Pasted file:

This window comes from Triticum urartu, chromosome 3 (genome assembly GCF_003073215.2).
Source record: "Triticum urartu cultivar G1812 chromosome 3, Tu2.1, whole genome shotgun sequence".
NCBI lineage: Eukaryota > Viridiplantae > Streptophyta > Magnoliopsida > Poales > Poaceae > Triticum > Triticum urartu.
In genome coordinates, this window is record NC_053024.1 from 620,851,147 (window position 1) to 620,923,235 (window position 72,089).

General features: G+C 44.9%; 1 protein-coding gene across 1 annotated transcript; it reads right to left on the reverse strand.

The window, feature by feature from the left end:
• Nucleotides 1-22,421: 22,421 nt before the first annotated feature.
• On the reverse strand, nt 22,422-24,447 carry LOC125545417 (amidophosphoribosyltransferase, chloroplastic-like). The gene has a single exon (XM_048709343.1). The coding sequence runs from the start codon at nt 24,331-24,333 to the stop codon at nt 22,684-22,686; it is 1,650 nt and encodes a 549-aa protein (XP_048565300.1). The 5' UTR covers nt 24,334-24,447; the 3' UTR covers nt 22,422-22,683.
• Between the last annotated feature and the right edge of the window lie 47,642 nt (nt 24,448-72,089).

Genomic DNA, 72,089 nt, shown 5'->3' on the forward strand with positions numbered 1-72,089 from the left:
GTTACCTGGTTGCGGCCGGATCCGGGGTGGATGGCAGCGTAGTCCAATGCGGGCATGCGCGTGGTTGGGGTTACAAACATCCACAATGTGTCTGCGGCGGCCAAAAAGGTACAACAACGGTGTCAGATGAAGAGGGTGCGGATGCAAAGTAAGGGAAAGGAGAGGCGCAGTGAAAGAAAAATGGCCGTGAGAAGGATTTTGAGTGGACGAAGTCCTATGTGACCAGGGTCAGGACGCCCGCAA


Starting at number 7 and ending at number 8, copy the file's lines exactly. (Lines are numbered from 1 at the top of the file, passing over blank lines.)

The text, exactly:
• Nucleotides 1-22,421: 22,421 nt before the first annotated feature.
• On the reverse strand, nt 22,422-24,447 carry LOC125545417 (amidophosphoribosyltransferase, chloroplastic-like). The gene has a single exon (XM_048709343.1). The coding sequence runs from the start codon at nt 24,331-24,333 to the stop codon at nt 22,684-22,686; it is 1,650 nt and encodes a 549-aa protein (XP_048565300.1). The 5' UTR covers nt 24,334-24,447; the 3' UTR covers nt 22,422-22,683.